Edited By Phil Green on 19/06/2014 14:43:40

Plummet19/06/2014 15:02:46
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Chrisie

I have never touched an Arduino, but have tinkered with a Raspberry Pi. If you have unix experience the linux OS will be familiar. And of course you do not have to footle around in assembler, you can use much higher level language.

Plummet

Phil_G19/06/2014 16:48:13
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Posted by Plummet on 19/06/2014 15:02:46:

of course you do not have to footle around in assembler, you can use much higher level language.

As Aristotle famously said, "pffft..."

Cyclicscooby20/06/2014 01:58:25
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LOL... pfft..

I got one this afty.. I want a mini/micro for the planes, at £10 each, only twice a PIC, but for ease of trial messing about, I got an UNO for £25 from Maplin..

Compared to the PICs, where you have to source and research project parts ( i.e. Gps, accelerometers, etc ) the Arduino is all done for you... 10 years ago I would appreciate the challenge, but for its simplicity, and potential time from idea to complete project, its unbeatable...

I just got it all setup on my old laptop, rebooted laptop, picked up tablet, and found an app thats a complete IDE on my tab.. BONUS... So I messed about with that instead, now its 2am, and i still haven't got round to actually plugging it in, on either pc or tab, to see 'Blink' in action...

Luv Chrisie.. xx

Phil Green20/06/2014 08:40:18
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... and if you keep a few 5v LEDs in your toolkit 'blink' doesnt even need resistors... smiley

 

You'r right, its too easy Chrisie... now you know how Picasso felt when they invented Paintball...

 

Edited By Phil Green on 20/06/2014 08:41:42

Pup Cam20/06/2014 09:44:57
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44 forum posts
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I've done some Arduino stuff.

Effectively built a Tx using an Arduino for the encoder and a FrSky 2.4GHz Tx module did the job it was supposed to a treat. Various other R/C based experiments with them too. As Phil says, once you get up and running they're great and with all the available libraries it's a bit like digital Lego.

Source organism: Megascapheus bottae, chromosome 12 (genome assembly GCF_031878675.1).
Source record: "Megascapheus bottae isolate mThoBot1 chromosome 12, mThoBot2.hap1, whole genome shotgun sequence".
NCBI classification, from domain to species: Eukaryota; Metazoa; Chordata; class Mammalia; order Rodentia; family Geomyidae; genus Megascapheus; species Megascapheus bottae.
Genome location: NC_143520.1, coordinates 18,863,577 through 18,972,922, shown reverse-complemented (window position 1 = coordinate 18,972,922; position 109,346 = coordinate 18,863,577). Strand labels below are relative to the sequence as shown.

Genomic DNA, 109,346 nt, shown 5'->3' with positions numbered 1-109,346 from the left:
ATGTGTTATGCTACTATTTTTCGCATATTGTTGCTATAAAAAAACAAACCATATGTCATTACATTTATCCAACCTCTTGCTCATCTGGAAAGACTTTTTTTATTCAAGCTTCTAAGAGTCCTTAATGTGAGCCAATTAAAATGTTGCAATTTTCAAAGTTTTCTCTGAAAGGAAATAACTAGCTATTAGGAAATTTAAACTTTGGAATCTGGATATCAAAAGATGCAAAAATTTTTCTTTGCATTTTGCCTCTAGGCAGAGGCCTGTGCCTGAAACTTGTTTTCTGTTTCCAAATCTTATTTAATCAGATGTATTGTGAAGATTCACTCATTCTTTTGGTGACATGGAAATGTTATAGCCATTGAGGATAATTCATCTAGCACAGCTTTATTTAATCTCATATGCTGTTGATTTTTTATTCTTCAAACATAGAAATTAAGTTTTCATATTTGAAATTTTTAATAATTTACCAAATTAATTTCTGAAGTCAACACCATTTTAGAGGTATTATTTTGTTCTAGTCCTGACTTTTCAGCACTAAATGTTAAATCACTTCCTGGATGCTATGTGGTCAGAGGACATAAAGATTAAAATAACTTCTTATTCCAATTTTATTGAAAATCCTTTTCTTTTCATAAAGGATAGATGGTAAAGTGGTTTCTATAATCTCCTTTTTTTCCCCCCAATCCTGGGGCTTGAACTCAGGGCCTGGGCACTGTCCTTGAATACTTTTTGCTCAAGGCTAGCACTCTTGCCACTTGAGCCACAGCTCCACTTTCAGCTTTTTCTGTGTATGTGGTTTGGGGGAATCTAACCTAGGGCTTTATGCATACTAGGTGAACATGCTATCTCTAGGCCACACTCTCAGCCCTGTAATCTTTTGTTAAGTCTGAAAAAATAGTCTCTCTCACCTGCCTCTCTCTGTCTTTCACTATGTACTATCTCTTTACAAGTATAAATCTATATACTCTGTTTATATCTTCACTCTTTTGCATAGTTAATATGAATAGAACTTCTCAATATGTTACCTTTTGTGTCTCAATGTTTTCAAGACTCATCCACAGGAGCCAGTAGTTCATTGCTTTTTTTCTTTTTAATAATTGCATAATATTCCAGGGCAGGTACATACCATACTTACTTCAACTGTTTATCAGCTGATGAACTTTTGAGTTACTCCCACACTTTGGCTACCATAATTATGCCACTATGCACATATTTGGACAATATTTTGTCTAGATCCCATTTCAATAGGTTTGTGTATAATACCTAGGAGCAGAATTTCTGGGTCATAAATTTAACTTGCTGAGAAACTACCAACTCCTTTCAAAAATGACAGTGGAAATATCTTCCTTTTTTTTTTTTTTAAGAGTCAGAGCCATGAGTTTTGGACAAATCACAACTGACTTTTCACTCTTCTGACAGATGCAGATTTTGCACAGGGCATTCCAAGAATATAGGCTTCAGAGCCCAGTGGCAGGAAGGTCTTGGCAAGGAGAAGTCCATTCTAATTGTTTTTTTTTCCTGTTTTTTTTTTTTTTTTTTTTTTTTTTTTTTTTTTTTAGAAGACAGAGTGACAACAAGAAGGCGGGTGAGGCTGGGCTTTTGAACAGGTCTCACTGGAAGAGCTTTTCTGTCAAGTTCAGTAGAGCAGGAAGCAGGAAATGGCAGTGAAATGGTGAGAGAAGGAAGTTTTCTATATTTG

The Arduino Cookbook from O'Reilly is an excellent introduction and gives you a feel for the staggering versatility of the little beast from flashing lights to serving information to the web, with R/C and stepper motor driving etc (my main areas of interest) somewhere in the middle.

Alan

NigelH23/06/2014 07:36:54
891 forum posts
1 photos

You can get the Arduino Uno R3 ( or a clone ) from China via eBay for less than six quid. Same for an Ethernet shield. I've bought every sensor under the sun from eBay and most of them are like a couple of quid posted,

You can get cheap LCD displays starting at a couple of quid and add an I2C to parallel adapter for a quid. You can then drive it using only two data lines.

if you like what you have made, you can flash the software into a standalone chip which costs about three quid.

You can get the TL866 programmer for about thirty quid that will program many different types of devices.

Cyclicscooby02/07/2014 03:56:10
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874 forum posts
531 photos

Hi Guys..

This Arduino is almost annoyingly good.. Annoyingly, because i`ve achieved more in a week, than 5 years faffing with PICs..

I did get the PIC working enuf to get navs on my heli, with beacon, double and triple strobes. No inputs, just run sequence..

Well I replicated thats on breadboard in 4 hours. That included wiring it up and coding from scratch (to test my new skills). And I only got 2 compo errors, one missing semi-colon and a wiggly bracket pointing the wrong way. Excellent..

2 hours after that I had a fully working button that cycles thru a flash sequence for the two strobes, Single & Off, Single & Single, Single & Double, etc, upto Triple & Triple..

30 mins after that, I was storing the selected sequence to EEprom, so it will continue after reboot..
All dreams on a PIC..


This week i`m doing `Landy Lites` for my RC Landy, with it`s recently converted Dx6.
Reads the 4 primary channels

Flicking the Elevator down n back to centre, cycles Sidelights, Dipped, Side, Off